Home is Where the Heart Is

25 Feb

…right? It’s true to a great extent, but do our actual houses, the buildings we live in, mean nothing? My parents are planning to sell our house sometime in the not-too-distant future, and the idea is seriously depressing to me.

It’s interesting to note that many languages do not distinguish between the concepts of “house” and “home” – the French use one word, “maison,” like the Spanish use “casa.” Although the trite expression in the title suggests otherwise, the two concepts are inextricably connected.

Many people are fortunate enough to live in the same house from early childhood until the time when they find their own place, and as a child I assumed that my life would be no different. When my father was laid off from his job sometime in 1997, I was faced with the unthinkable prospect of moving. Not just moving to a different house in the same town…that would have been bearable – but moving to a different state entirely.

I was too young to fully understand the financial motivations for moving, but I still suspect that my parents lied to me when they told me that my father couldn’t find a good job in the area. It was always his dream to move up to New Hampshire, and that’s what we did, in the summer of 1998, at the expense of my childhood friendships. It was an utterly devastating change, particularly for a 10-year-old boy, and in retrospect I feel cheated by my parents’ personal interests, but it’s hard to believe that they didn’t consider my feelings at all. It’s just a subject that we never really talked about again.

Whenever I visit my grandparents back in Mansfield, whose house is next to our old one, I look at our house and am overwhelmed with memories. So many wonderful moments attached to that wooden building. I sometimes want to go inside, but it would probably seem strange and unfamiliar without our things. I also wonder how my life might be different if I never moved from it. But that sort of wondering is pointless.

Things happen. I’m sure I wouldn’t have retained all of my childhood friendships even if I had stayed in Mansfield. And I’m fortunate to have been able to grow up there…it was a wonderful town to spend my childhood in, and those memories will never go away. Moving to Bristol wasn’t as dramatic a move as it could have been – at least we were still in New England. While there were some cultural adjustments, they would have been much greater had we moved to another part of the country. It was more a change of scenery … just from a larger New England town to a smaller one.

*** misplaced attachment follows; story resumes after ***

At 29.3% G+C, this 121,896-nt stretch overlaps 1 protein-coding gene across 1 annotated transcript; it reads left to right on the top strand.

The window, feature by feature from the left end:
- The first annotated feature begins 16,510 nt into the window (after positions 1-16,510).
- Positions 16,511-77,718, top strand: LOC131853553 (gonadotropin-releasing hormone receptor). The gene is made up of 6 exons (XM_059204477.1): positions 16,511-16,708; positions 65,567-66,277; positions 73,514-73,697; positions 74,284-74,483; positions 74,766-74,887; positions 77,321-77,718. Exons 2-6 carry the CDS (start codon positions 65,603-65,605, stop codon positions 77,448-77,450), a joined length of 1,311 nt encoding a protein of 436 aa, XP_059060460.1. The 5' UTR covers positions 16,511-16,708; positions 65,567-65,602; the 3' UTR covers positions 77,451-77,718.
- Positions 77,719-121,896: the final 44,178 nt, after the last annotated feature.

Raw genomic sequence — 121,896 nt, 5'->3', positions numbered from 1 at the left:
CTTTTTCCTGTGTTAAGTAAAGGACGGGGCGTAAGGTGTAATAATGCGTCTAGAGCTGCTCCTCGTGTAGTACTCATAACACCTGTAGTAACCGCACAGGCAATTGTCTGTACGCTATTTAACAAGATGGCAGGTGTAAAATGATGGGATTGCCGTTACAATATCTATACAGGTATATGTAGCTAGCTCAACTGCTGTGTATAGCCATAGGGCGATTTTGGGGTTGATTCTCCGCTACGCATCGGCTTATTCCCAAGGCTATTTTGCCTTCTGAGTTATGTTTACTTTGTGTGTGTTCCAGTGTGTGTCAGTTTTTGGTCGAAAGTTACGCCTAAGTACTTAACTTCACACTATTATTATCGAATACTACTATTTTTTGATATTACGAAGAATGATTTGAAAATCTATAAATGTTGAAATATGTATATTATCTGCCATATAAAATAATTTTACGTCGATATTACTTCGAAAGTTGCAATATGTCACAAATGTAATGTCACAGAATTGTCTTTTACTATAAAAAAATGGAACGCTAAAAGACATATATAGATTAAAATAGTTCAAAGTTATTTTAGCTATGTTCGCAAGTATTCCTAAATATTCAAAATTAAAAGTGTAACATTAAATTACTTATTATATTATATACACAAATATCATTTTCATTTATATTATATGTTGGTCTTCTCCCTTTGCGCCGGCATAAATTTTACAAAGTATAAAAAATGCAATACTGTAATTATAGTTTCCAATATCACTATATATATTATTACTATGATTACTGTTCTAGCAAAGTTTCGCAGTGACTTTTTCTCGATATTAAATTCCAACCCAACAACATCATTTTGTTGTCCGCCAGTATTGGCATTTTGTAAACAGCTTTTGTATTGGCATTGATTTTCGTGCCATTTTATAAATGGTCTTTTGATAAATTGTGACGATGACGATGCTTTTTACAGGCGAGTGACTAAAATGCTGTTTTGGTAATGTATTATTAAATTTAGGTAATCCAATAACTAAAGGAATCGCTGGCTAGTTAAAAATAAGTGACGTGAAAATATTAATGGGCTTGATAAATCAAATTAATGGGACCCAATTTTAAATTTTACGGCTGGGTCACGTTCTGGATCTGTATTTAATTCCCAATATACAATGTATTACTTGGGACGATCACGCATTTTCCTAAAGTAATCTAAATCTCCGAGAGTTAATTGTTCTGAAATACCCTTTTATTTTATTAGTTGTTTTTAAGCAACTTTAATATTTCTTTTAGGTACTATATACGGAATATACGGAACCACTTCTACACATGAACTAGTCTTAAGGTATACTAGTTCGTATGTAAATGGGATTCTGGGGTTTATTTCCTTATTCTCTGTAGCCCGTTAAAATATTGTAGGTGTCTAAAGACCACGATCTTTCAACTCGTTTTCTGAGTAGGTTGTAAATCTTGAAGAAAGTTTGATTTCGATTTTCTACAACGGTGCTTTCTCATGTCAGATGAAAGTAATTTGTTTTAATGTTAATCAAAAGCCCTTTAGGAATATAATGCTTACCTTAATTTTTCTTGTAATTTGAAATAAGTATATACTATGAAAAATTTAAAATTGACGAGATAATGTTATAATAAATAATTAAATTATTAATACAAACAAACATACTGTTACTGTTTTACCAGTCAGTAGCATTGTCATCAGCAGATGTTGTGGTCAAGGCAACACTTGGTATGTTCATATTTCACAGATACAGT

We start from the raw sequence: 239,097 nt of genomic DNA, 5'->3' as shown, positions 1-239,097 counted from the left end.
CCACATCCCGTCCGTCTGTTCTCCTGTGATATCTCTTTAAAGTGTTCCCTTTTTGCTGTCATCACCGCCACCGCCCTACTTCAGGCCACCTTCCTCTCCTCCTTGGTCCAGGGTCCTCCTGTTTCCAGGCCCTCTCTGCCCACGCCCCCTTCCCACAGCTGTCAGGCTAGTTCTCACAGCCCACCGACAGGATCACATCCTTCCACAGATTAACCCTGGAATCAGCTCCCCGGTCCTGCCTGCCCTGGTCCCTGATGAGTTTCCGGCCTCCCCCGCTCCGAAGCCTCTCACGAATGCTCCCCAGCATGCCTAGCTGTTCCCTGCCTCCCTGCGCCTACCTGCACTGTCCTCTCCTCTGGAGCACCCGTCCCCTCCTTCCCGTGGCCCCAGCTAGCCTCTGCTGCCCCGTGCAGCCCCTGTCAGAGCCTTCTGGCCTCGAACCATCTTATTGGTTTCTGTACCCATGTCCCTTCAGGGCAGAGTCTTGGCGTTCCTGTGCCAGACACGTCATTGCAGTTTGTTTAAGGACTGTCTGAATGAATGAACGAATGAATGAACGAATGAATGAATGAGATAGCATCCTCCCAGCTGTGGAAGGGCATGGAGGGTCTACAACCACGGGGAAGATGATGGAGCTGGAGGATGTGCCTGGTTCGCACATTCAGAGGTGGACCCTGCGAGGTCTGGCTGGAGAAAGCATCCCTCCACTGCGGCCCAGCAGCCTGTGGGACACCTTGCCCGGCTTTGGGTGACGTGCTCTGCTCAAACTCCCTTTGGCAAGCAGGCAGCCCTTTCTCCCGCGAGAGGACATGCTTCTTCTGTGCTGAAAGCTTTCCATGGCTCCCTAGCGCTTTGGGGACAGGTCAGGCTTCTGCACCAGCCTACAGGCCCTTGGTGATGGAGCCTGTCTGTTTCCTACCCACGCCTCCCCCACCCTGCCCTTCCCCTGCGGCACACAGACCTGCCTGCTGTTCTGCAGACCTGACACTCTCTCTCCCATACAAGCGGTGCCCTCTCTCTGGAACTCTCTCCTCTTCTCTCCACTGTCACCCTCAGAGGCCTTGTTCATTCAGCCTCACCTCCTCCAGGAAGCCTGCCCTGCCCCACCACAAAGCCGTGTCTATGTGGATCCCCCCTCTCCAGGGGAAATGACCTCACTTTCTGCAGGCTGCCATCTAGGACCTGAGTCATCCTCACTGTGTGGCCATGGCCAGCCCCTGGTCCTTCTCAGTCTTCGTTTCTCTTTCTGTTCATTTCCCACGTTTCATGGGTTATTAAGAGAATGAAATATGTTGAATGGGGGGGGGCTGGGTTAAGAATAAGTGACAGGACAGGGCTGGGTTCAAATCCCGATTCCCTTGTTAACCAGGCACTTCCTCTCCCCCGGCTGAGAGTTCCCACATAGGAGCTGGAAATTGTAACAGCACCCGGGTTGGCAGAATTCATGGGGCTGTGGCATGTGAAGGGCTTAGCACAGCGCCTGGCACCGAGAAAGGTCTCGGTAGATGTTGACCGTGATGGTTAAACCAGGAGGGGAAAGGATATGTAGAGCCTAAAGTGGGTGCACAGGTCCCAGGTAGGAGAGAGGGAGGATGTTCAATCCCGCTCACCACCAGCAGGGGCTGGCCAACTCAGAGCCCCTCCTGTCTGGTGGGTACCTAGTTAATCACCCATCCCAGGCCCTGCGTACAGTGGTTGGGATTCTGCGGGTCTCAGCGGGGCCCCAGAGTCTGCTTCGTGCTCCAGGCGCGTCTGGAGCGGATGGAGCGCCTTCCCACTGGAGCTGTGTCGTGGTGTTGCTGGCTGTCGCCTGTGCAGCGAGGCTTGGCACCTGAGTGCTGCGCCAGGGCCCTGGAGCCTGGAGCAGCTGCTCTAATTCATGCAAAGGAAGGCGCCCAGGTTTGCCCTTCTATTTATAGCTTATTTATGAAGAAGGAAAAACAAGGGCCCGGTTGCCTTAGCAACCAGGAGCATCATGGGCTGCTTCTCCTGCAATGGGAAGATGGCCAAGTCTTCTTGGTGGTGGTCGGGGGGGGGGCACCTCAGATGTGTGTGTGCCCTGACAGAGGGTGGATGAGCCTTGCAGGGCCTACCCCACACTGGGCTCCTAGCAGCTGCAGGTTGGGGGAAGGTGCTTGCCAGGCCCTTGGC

In many ways, my parents moving out of our current house wouldn’t require nearly as much of an adjustment for me…I have less emotional attachment to it than I had to our old house, and it wouldn’t mean a major life change for me, since they’ll probably wait until I’m done with college, and hopefully until I have my own place.

Still, selling our house would deeply bother me. Perhaps largely because we built it ourselves (like our first house, although I was too young to remember the construction). We barely finished building it – the stairs weren’t finished until last year. To think of already selling it seems so…wasteful. I thought that all the work we put into it would give us a house to last a lifetime, a place that I could always come back to. It’s a beautiful house, in such a beautiful place … unfortunately, that’s part of the problem.

Because of our location (with the view) and our access to beach rights on the lake, the property taxes on our house have doubled in the past year. Along with putting two children through college, this is a major financial strain on my parents. I can certainly understand their motivations. The house would sell much higher than what it cost to buy and build on the lot (a complete steal compared to today’s market), allowing them to live with less financial worry and more pocket change in a smaller house. Besides, they would like to move to Meredith, which they feel is more “civilised.” Pssh.

It would be selfish of me to argue more with my parents about moving, but the sentimental value of the house and the desire to (hopefully) bring my own children there someday are very strong. I’m willing to do whatever I can to help my parents keep the house, but unfortunately the move seems like a foregone conclusion at this point. And right now, I’m a financial burden, so I’m not helping the situation at all.